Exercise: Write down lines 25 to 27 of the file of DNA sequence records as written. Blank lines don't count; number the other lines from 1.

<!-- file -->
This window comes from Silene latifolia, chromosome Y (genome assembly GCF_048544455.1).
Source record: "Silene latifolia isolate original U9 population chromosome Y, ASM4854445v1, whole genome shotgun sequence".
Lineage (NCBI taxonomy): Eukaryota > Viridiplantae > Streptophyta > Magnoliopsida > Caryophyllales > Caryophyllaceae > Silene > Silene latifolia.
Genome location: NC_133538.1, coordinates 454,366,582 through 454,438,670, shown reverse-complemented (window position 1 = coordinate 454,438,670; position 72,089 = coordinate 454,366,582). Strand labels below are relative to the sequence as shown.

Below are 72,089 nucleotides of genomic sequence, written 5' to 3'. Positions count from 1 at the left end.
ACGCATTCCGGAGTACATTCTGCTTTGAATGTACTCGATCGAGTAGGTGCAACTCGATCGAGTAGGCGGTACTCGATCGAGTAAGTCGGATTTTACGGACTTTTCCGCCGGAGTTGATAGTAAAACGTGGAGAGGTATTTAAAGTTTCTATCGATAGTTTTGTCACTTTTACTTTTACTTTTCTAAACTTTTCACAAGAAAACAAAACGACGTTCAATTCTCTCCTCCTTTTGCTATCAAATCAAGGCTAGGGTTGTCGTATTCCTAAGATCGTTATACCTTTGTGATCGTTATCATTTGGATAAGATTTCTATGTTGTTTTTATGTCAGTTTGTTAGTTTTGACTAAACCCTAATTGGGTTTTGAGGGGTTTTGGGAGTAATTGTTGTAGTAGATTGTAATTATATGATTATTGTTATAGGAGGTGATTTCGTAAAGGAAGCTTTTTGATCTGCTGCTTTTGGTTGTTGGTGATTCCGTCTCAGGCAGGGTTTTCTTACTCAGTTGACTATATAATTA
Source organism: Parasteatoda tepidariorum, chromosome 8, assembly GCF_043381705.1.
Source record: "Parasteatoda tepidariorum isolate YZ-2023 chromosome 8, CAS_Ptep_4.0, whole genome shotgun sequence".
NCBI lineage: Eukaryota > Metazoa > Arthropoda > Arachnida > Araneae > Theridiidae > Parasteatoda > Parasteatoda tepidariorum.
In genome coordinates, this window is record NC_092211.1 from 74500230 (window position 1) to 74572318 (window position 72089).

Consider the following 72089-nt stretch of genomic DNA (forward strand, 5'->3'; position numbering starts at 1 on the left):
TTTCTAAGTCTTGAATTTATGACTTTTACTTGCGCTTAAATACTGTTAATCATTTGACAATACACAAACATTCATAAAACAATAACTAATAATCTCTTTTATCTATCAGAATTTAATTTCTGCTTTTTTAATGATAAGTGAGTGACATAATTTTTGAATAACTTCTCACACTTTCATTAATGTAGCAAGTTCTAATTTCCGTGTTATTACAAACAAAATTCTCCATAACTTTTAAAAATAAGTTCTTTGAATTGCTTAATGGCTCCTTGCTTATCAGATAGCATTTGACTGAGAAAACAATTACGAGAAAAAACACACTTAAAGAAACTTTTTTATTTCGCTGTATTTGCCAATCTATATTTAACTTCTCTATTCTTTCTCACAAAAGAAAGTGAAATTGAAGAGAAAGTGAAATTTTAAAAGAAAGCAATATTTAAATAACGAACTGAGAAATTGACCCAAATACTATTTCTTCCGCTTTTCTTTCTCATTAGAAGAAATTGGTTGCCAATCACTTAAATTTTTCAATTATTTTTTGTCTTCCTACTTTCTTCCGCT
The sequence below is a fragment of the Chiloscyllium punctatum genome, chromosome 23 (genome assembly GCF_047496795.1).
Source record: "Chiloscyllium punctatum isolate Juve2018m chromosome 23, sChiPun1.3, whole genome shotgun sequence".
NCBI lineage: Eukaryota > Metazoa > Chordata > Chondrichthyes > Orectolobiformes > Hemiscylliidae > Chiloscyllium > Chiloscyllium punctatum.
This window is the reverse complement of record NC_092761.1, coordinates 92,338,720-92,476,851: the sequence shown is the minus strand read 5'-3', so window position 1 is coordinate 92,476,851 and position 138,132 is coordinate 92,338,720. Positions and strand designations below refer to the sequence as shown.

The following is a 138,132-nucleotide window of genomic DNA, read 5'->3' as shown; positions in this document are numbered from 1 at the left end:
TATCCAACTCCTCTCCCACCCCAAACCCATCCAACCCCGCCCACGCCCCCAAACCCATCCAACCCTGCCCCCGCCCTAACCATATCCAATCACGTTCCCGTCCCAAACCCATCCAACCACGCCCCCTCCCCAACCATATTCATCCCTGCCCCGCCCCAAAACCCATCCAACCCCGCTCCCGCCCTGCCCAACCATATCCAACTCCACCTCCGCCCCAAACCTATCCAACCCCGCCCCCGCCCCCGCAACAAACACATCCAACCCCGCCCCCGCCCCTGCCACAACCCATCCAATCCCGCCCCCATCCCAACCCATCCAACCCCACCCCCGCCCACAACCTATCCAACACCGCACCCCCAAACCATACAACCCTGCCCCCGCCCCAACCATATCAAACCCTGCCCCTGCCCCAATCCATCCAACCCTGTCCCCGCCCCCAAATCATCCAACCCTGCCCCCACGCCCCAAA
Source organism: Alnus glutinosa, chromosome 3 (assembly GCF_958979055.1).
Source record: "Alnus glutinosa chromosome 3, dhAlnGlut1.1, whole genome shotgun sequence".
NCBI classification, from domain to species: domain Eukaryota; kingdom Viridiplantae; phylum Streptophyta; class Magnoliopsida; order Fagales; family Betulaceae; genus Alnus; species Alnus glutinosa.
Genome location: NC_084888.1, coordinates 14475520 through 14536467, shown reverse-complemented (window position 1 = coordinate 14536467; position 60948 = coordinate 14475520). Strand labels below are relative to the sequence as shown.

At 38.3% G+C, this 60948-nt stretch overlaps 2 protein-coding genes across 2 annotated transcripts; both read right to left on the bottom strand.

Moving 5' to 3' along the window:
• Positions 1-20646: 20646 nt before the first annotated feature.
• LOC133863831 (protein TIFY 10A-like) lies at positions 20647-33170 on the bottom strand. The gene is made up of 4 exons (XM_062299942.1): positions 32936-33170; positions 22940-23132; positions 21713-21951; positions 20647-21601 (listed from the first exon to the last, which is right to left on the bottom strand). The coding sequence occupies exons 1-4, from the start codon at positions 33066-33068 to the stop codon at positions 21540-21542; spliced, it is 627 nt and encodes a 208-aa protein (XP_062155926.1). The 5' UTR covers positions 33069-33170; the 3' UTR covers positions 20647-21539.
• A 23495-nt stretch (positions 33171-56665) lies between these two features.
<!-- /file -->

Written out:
• Positions 1-20646: 20646 nt before the first annotated feature.
• LOC133863831 (protein TIFY 10A-like) lies at positions 20647-33170 on the bottom strand. The gene is made up of 4 exons (XM_062299942.1): positions 32936-33170; positions 22940-23132; positions 21713-21951; positions 20647-21601 (listed from the first exon to the last, which is right to left on the bottom strand). The coding sequence occupies exons 1-4, from the start codon at positions 33066-33068 to the stop codon at positions 21540-21542; spliced, it is 627 nt and encodes a 208-aa protein (XP_062155926.1). The 5' UTR covers positions 33069-33170; the 3' UTR covers positions 20647-21539.
• A 23495-nt stretch (positions 33171-56665) lies between these two features.